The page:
Of course, we’d be remiss not to mention the collateral environmental cost of all those bottles and cans constantly being ingested to avoid bacteria-laden drinking water. The impact on landfills and recycling centers is Sisyphean, which is especially galling since the obvious solution involves simply properly sanitizing the existing water tanks and lines.

That such a basic health and safety consideration remains an afterthought for too many carriers is unconscionable – indicating either a shocking lack of competence or disregard for basic human decency. Either way, it seems a fitting metaphor for the broader shortcomings and injustices that plague the increasingly inhumane experience that is modern air travel.

united airline in flight entertainment

So remember – next time that cheerful flight attendant offers you a glass of refreshing water during your cross-country aerial voyage, don’t feel bad about politely demurring. No matter how dire your thirst or how courteous the service, the toxic reality is that water simply isn’t fit to drink at 30,000 feet.

At least not until the airlines get their sanitation acts together and join the rest of us here in the 21st century. Until then, we’ll all just have to make do sipping warm sodas and praying for deliverance from the increasingly Stygian horrors of air travel.


How often are aircraft water tanks supposed to be cleaned?

Unfortunately, there are no firm federal regulations on required cleaning intervals for potable water tanks aboard commercial aircraft. Recommendations from agencies like the EPA suggest cleaning every 3-6 months, but in reality, some carriers have been known to go years between proper sanitization procedures.

What are some signs that airplane water might be contaminated?

Common warning indicators are cloudiness, sediment, and any unusual tastes or odors in the water, coffee, or tea. The presence of fluoride is also considered a red flag, as it’s a compound not used in the treatment of aircraft drinking water and indicates outside contamination. Of course, even clear, potable-tasting water can harbor unseen bacteria.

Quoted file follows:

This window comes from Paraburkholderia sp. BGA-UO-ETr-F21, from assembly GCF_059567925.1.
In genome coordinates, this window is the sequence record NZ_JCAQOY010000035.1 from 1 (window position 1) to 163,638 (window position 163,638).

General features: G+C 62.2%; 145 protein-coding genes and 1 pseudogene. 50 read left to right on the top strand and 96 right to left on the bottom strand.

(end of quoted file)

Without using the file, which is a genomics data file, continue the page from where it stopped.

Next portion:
Which airlines are considered better or worse in terms of water safety?

While information is difficult to obtain given the lack of oversight and transparency, some industry reports suggest carriers like Alaska Airlines, Hawaiian Airlines, and Allegiant tend to have better track records when it comes to water quality. In contrast, major legacy airlines including United, American, and Delta have all faced scrutiny over the years for repeated infractions and health incidents.

What illnesses are commonly linked to drinking contaminated airplane water?

Ailments traced back to bacteria and contaminants in aircraft drinking water typically involve gastrointestinal issues like diarrhea, nausea, vomiting, and abdominal cramps. More serious conditions like E. coli, salmonella, and norovirus infections have also occurred, along with rare but life-threatening cases linked to coliform bacteria consuming the stomach lining.